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Engineer grows giant ice pyramids to store water

Sonam Wangchuk is an engineer who has come up with an innovative way to provide fresh water to villages in Ladakh, one of the high-altitude deserts in the world located in the Himalayas.

Wangchuk sources water from streams and uses it to create artificial glaciers, which store fresh water until it’s needed in springtime.

The inventor—whose past projects include solar-powered buildings and efficient cookstoves—won a Rolex Award for Enterprise in 2016. He is using the winnings to establish a pan-Himalayan research university that will address the region’s environmental concerns.

Wangchuk hopes that if locals adapt now, their descendants won’t become climate refugees. “We in the mountains are minorities, not just ethnically but climatewise,” he says. “Things that work in New York or New Delhi do not work in the mountains. We have to find our own solutions for our problems.”

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World’s first electrified road opens in Sweden

The world’s first electric road, which can charge commercial and passenger vehicles while on the move, has opened in Sweden.

The road, which is right outside of Stockholm, recharges batteries of electric cars and trucks by transferring energy from two tracks of rail underneath the vehicles. As cars and trucks drive a moveable arm detects their location and automatically moves into contact with them. The road is connected to the power grid and is divided into sections that only receive and provide power when there are vehicles present. The system is set up so that the cost of however much electricity is used gets charged to the individual drivers.

The project has been pioneered by eRoadArlanda, a consortium of 22 companies including Sweden’s national postal service, PostNord, and energy giant Vattenfall.

It is estimated that the innovation can help reduce carbon dioxide emissions by 90 percent and could help Sweden meet its target to significantly decarbonise its transport sector. The government has a target of reducing carbon emissions by 70 percent in the sector by 2030.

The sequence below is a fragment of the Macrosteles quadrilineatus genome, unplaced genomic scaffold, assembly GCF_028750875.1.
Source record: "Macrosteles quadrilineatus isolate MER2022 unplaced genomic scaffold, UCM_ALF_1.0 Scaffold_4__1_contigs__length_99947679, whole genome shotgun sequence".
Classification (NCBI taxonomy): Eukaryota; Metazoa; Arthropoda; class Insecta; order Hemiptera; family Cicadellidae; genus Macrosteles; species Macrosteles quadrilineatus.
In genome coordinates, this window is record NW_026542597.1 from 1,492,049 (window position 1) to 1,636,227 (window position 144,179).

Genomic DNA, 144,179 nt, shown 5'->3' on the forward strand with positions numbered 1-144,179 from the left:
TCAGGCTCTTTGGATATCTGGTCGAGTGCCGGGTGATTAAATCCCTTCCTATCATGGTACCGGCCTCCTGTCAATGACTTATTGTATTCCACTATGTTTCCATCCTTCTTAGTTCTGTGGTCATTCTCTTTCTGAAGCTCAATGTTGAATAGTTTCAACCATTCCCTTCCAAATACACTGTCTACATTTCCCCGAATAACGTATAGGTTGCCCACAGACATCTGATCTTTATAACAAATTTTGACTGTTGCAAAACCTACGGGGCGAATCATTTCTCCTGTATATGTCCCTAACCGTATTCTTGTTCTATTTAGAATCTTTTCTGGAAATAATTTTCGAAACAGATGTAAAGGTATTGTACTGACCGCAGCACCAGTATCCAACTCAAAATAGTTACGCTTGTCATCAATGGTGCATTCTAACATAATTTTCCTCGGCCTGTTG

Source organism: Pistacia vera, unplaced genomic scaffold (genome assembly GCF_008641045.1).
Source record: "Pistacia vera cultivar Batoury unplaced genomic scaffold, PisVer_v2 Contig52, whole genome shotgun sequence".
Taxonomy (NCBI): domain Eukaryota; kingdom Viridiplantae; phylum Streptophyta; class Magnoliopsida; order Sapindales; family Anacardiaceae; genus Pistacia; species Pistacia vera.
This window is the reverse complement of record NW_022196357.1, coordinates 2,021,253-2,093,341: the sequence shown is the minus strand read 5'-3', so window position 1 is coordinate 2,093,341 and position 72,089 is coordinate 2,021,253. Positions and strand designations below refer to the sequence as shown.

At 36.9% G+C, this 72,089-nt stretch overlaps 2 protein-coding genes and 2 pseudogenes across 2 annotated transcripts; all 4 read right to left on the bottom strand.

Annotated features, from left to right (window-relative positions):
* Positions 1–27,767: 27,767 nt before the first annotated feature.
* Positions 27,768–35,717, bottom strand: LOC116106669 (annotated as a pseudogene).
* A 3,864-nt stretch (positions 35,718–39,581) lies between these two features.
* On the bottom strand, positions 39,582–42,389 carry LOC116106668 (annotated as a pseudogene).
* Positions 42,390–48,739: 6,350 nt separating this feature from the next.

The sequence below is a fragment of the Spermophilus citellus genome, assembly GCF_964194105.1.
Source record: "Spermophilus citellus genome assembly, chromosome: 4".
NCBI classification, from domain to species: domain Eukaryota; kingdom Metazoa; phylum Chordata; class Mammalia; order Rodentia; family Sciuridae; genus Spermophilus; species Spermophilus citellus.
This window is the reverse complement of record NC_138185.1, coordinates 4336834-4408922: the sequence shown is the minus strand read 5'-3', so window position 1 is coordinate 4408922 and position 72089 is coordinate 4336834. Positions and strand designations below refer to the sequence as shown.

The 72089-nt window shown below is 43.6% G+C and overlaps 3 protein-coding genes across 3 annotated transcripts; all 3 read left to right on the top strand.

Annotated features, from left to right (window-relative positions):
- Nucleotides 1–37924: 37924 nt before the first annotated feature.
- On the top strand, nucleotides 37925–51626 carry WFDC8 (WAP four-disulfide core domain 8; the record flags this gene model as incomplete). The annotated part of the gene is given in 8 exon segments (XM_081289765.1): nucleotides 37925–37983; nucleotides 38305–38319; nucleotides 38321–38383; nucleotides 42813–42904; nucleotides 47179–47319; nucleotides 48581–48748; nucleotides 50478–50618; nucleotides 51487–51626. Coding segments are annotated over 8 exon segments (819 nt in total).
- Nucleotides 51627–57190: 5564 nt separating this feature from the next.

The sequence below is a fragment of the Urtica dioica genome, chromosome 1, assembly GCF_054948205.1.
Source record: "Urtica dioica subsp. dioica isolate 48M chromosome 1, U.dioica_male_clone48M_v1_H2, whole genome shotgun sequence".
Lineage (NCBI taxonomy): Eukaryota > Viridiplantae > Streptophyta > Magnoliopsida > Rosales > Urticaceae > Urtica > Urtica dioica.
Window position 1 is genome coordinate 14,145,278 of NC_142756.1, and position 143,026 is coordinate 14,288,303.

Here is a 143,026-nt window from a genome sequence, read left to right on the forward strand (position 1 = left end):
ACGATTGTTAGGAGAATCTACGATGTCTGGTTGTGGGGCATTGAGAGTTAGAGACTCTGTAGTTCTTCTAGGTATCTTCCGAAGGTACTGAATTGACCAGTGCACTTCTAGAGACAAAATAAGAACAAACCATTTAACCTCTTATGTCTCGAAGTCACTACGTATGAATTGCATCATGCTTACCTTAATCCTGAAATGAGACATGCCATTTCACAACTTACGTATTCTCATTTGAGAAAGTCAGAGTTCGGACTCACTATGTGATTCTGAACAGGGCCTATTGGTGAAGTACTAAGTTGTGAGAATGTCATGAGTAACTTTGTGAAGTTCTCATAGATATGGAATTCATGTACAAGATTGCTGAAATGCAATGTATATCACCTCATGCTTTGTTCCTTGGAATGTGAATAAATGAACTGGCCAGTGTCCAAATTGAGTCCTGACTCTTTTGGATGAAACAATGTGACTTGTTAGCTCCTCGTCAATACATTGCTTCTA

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The darkest building on earth: An Olympic pavilion sprayed in Vantablack

The darkest building on earth: An Olympic pavilion sprayed in Vantablack

Architect Asif Khan designed a pavilion for the PyeongChang 2018 Opening Ceremony coated in Vantablack VBx2, a highly coveted pigment which consists of carbon nanotubes that absorb 99% of light, making it difficult to make out shapes and textures on its surface. Khan creates a starry sky effect with the addition of thousands of illuminated rods extending from the facade.

Vantablack is perhaps most famous for being licensed exclusively to the sculptor of Anish Kapoor, a controversial designation that hasn’t made Kapoor too popular with his fellow artists and spawned some passive-aggressive sparring. Ben Jensen of Surrey Nanosystems, which created the material, says Vantablack will never be a retail product because it has to be applied by specialist contractors using a technique that forms a consistent nanostructure.

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Saudi Arabia Vision 2030: Growth, Diversification & Transformation of the Economy

Saudi Vision 2030

Saudi Vision 2030 is an economic roadmap which will end the Kingdom’s dependence on oil revenue.

The historic vision was developed by the Council of Economic and Development Affairs, which is chaired by Deputy Crown Prince Mohammed bin Salman. It includes a number of goals and reform strategies for the Kingdom’s long-term economic success, including reductions in subsidies, the creation of a sovereign wealth fun, opening Saudi Aramco to private investment through a partial IPO, and reforms to several industries including tourism and defense.

The vision is built around three primary themes: a vibrant society, a thriving economy and an ambitious nation.

In order to achieve a vibrant society, Saudi Arabia will focus on its people and the Islamic faith. This will happen through a series of commitments, including:

  • Increasing the number of Umrah visitors from 8 million to 30 million annually.
  • Establishing the largest Islamic museum in the world.
  • Doubling the number of Saudi heritage sites registered with UNESCO.
  • Promoting the growth of cultural and entertainment opportunities within the Kingdom.
  • Encouraging healthy lifestyles so that the number of citizens who exercise once a week increases from 13 to 40 percent.
  • Developing Saudi cities so that three are recognized in the 100 top-ranked cities in the world.

In order to achieve a thriving economy, Saudi Arabia will diversify its economy and create dynamic job opportunities for its citizens. This will happen through commitments to education, entrepreneurship and innovation, including: